Windus, John (DNB00)
WINDUS, JOHN (fl. 1725), author of ‘A Journey to Mequinez,’ was the historian of a mission despatched by George I in 1720 under Commodore Charles Stewart, with a small squadron and the powers of a plenipotentiary, to treat for a peace with the emperor of Morocco. The squadron sailed on 24 Sept. 1720, and in the following May a conference was held between the ambassador's party and the Basha Hamet Ben Ali Ben Abdallah at Tetuan. A treaty of peace, by which piracy was prohibited and the English prisoners released, was signed at Ceuta in January 1721, and Windus thereupon returned to England in Stewart's flagship, the Dover. Windus utilised the four months he spent on land in ‘Barbary’ to collect materials for an account of the Moors, and in 1725, with a dedication to ‘James, earl of Berkley, vice-admiral of England,’ he published ‘A Journey to Mequinez, the residence of the present Emperor of Fez and Morocco’ (Albumazer Muley Ishmael), London, for Jacob Tonson, 1725, 8vo.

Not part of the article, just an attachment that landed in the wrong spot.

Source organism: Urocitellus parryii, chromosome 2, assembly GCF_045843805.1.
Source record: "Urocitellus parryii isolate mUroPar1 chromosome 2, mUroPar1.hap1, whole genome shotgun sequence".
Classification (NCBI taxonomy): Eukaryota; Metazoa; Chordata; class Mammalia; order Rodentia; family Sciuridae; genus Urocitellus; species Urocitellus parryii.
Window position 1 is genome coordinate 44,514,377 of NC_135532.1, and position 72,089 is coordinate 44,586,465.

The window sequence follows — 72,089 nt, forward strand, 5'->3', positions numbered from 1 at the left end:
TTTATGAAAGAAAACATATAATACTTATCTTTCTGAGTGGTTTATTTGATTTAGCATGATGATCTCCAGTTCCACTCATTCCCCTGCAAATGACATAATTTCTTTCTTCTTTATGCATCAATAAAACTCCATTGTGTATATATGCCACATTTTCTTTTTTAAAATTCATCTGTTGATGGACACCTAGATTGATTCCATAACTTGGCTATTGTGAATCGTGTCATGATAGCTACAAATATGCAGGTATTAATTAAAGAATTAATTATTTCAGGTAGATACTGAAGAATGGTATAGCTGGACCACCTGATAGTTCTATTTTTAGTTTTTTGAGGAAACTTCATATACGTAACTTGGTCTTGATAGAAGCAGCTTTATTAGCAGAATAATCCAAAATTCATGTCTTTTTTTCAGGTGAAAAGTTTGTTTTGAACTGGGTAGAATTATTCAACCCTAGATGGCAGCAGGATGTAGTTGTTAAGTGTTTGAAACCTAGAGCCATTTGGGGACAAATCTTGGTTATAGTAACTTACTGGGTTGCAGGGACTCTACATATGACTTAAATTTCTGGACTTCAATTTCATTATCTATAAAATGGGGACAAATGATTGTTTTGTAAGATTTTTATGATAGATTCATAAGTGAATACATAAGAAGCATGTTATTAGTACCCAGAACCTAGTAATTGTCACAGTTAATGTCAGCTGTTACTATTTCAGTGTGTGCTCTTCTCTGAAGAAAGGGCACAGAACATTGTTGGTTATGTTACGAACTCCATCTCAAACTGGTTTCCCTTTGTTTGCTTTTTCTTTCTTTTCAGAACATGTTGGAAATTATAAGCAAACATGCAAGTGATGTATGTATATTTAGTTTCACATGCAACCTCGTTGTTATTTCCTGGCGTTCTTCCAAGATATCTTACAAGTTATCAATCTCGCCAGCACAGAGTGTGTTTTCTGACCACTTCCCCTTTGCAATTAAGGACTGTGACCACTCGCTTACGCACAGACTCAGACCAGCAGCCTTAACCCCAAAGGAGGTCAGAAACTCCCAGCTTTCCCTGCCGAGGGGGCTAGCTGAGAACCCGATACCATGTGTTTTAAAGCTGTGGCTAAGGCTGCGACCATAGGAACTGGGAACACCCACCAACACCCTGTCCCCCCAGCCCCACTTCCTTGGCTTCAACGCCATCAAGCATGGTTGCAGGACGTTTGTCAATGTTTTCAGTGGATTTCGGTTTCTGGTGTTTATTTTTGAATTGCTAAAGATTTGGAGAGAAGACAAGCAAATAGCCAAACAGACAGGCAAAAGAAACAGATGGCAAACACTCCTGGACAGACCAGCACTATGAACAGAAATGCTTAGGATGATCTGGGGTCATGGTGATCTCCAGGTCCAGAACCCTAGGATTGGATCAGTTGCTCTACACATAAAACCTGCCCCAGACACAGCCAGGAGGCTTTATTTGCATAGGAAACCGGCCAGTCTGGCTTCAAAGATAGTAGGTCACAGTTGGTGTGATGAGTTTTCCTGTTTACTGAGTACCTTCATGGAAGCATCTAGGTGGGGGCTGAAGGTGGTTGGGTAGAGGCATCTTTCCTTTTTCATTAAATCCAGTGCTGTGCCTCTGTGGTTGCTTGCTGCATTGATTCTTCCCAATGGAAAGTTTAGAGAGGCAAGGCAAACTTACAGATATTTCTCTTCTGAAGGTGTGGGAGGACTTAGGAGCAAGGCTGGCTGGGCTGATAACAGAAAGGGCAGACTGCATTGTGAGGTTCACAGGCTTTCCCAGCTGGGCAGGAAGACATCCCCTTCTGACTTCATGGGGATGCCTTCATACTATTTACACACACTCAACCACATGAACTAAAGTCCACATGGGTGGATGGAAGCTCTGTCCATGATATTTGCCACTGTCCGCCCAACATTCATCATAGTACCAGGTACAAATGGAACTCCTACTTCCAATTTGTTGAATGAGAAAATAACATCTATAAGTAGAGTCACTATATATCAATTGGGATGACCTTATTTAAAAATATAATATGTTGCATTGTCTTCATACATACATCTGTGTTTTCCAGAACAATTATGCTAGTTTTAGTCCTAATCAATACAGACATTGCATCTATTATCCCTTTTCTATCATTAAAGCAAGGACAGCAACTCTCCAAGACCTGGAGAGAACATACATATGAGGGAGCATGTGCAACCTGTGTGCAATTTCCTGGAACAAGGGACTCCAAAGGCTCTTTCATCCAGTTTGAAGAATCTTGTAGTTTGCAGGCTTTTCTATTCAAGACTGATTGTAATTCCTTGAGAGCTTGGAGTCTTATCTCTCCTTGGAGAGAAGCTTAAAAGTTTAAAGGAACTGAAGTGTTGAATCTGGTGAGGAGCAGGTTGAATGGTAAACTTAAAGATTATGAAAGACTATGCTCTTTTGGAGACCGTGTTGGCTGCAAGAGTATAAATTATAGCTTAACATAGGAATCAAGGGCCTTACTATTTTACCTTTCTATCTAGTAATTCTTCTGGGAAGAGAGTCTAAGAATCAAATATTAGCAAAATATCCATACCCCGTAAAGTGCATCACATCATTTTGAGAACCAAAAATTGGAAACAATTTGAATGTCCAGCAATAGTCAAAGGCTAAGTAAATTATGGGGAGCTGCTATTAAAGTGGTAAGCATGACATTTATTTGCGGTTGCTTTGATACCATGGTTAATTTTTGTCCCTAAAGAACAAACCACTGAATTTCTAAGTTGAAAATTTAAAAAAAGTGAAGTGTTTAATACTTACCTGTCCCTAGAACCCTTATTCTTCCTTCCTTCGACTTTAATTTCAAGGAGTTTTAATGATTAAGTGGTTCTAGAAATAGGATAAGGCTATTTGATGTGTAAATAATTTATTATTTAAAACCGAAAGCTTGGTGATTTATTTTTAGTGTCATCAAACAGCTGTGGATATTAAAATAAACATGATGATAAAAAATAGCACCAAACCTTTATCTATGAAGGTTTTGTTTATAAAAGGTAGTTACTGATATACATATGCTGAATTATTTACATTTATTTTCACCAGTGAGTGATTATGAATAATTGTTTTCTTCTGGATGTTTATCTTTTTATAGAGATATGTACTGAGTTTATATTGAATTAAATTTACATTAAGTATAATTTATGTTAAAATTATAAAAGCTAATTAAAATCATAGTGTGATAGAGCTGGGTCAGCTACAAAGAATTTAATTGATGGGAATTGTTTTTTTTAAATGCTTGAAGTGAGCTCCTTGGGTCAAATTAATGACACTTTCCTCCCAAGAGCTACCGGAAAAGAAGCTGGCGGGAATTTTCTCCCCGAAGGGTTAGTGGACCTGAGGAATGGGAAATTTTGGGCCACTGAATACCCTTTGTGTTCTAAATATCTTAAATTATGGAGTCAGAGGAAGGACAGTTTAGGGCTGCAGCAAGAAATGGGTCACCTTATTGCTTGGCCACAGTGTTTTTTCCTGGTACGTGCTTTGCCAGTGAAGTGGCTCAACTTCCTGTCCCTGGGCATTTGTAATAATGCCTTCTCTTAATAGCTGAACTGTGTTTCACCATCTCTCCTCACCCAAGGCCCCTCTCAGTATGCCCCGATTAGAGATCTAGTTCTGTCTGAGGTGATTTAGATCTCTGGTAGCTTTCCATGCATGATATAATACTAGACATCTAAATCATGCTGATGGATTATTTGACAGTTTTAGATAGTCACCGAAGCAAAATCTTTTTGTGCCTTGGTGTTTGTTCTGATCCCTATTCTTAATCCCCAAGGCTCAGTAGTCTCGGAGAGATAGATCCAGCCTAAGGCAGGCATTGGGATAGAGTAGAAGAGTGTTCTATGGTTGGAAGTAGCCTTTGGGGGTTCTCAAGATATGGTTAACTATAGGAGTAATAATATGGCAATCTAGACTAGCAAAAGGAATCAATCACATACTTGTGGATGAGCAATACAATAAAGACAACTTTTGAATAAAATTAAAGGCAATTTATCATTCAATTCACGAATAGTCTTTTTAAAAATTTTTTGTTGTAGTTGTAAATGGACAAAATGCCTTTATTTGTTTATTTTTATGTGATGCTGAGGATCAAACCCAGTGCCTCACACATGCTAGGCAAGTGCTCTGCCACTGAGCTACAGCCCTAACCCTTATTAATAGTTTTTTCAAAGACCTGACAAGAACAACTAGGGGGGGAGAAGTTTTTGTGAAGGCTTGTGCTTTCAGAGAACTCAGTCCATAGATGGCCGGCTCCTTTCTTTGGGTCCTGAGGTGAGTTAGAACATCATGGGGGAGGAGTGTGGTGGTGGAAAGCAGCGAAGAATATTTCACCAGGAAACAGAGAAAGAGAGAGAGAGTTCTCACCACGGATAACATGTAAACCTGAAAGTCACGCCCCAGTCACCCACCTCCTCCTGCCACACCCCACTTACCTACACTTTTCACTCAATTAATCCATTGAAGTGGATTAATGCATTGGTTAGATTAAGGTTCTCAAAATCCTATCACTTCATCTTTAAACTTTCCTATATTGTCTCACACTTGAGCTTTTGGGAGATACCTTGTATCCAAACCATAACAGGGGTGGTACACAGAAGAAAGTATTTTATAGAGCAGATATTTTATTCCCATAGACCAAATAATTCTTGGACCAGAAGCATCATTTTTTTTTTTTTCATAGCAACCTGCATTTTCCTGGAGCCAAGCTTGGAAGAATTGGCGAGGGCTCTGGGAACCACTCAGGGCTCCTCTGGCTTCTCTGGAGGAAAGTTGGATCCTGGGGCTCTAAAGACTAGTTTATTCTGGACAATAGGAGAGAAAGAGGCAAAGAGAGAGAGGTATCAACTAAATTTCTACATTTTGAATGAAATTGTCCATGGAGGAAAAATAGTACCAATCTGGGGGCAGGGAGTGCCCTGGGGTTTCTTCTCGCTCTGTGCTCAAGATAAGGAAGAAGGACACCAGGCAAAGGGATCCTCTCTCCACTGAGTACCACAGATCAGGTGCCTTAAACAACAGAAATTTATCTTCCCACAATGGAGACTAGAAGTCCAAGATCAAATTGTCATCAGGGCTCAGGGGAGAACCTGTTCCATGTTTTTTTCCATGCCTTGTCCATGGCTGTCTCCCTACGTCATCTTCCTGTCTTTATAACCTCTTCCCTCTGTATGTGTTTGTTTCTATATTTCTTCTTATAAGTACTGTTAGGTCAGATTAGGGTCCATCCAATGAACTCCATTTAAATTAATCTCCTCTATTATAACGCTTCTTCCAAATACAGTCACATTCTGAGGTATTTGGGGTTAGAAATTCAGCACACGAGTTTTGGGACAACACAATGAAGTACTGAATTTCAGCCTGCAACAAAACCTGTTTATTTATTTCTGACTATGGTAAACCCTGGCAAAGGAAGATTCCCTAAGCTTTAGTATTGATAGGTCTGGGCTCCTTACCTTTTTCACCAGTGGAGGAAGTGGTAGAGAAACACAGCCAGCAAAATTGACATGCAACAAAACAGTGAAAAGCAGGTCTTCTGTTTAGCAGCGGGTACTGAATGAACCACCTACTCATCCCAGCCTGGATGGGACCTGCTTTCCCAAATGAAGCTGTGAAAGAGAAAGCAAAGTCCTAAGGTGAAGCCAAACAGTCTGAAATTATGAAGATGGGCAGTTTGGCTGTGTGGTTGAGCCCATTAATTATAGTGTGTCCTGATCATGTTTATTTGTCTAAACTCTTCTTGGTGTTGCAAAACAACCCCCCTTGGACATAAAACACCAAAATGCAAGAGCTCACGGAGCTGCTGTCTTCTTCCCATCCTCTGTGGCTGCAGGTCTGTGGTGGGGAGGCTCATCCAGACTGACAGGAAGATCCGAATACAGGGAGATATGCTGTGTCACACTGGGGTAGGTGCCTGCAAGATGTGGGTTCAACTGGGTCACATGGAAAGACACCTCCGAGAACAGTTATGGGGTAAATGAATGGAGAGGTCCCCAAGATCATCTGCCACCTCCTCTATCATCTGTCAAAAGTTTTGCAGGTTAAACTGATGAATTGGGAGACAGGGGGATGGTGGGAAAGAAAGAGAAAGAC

No work on Morocco had hitherto appeared in English, with the exception of the somewhat meagre ‘West Barbary’ (1671) of Lancelot Addison [q. v.], and much interest was excited by Windus's book. An influential list of subscribers was obtained, and the volume rapidly went through several editions, and was pirated in Dublin. The author was assisted in his task by M. Corbière, who had at one time resided at the Moorish court, and the work was illustrated by engravings by Fourdrinier, the plates being dedicated to William Pulteney, Lord Cobham, the Duke of Argyll, and other distinguished persons. It was reprinted in the ‘Collection of Voyages’ of 1767, in the ‘World Displayed’ (1774, vol. xvii. 12mo), and in Pinkerton's ‘Collection of Voyages’ (1808, vol. xv. 4to). It was drawn upon to a large extent by Thomas Pellew [q. v.] in his ‘History and Adventure in South Barbary,’ written in 1739, and to some extent also in Thomas Shaw's ‘Travels or Observations relating to several parts of Barbary and the Levant’ (1738, folio). The description of the manners of the people and the methods of the government renders the book ‘a curiosity,’ as it was pronounced by James Boswell and by Stevenson (Cat. of Voyages and Travels, No. 598).[Windus's Journey to Mequinez; Blackwood's Magazine, xxxi. 205; Budgett Meakin's Moorish Empire, 1899; Playfair's Bibliography of Morocco, 1892; an interesting supplement to Windus is supplied in John Braithwaite's History of the Revolutions in the Empire of Morocco, 1729.]